In an email, Sides said the cancellation of 2020 events seems different and less likely to make an impact on the outcome of the primary campaign. “We’re not in the invisible primary anymore and not even really early in the primary season. So it’s an open question whether a rally or two, and the accompanying news coverage, would do much to change any voters’ mind. I guess since Sanders is currently trailing, he’d prefer to get all the attention he possibly can.”

The question of how to get attention for your campaign — the good kind, not the “yikes, someone at my rally got coronavirus” kind — is likely to dog a rally-less 2020 campaign. It’s unclear how many people will tune into live-streamed fireside chats or digital rally events or watch parties. In-person events are critical to campaigns since they help build lists of supporters and garner local media coverage. (I reached out to the Biden and Sanders campaigns about their plans for events in the foreseeable future but did not hear back.)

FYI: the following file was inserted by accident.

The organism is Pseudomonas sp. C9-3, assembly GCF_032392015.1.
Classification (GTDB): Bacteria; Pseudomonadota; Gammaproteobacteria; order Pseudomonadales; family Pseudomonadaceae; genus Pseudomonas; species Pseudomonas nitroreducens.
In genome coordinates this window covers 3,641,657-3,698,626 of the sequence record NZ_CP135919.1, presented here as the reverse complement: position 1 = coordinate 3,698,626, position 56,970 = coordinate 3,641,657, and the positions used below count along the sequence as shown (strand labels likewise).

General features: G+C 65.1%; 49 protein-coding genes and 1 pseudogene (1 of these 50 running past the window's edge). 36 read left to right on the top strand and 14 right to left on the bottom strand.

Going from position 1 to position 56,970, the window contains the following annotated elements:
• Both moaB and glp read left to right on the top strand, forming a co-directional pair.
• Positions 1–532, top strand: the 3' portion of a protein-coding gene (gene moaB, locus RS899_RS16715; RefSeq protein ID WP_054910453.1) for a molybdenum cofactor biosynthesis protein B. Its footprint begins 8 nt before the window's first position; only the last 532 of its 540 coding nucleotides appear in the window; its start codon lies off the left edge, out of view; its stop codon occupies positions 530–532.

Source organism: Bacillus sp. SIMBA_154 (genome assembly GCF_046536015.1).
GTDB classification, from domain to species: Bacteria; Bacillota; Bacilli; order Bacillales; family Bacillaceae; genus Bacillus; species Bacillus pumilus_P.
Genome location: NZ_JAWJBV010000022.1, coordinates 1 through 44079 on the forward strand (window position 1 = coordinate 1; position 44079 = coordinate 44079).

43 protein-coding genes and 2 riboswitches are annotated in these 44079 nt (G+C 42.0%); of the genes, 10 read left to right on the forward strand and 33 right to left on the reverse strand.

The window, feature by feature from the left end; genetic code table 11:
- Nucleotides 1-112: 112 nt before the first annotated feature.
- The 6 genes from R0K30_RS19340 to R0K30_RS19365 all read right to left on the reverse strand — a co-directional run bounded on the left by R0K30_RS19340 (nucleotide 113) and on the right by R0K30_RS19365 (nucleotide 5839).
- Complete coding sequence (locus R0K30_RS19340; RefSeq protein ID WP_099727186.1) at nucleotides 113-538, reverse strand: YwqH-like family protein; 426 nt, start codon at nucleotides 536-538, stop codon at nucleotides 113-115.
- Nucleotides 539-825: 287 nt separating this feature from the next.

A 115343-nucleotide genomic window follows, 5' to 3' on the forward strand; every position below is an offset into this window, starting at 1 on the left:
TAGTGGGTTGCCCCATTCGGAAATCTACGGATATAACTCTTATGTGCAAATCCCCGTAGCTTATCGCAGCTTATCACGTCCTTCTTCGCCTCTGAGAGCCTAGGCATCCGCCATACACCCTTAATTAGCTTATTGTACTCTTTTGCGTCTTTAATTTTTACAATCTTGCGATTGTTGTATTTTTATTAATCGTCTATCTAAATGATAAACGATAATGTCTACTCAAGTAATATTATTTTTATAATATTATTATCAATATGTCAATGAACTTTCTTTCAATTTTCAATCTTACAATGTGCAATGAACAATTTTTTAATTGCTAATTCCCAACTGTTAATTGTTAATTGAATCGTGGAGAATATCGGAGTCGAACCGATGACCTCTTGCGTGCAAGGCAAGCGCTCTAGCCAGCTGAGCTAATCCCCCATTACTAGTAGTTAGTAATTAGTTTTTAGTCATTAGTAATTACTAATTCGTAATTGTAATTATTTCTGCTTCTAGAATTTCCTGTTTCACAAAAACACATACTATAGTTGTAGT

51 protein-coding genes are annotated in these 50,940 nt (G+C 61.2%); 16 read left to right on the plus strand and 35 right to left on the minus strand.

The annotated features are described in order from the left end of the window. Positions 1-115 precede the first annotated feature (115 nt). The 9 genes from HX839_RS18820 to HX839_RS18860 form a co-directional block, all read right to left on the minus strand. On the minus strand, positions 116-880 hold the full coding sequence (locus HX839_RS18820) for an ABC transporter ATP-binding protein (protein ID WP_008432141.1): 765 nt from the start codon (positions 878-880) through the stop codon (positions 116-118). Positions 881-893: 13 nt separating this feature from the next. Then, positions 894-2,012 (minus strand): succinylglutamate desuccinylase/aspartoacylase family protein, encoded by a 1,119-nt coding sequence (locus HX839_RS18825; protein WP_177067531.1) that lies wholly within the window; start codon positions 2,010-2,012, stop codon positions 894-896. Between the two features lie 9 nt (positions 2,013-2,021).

In an email, political scientist and FiveThirtyEight contributor Joshua Darr pointed to studies that have shown “positive effects of candidate appearances, and those effects are often tied to media coverage.”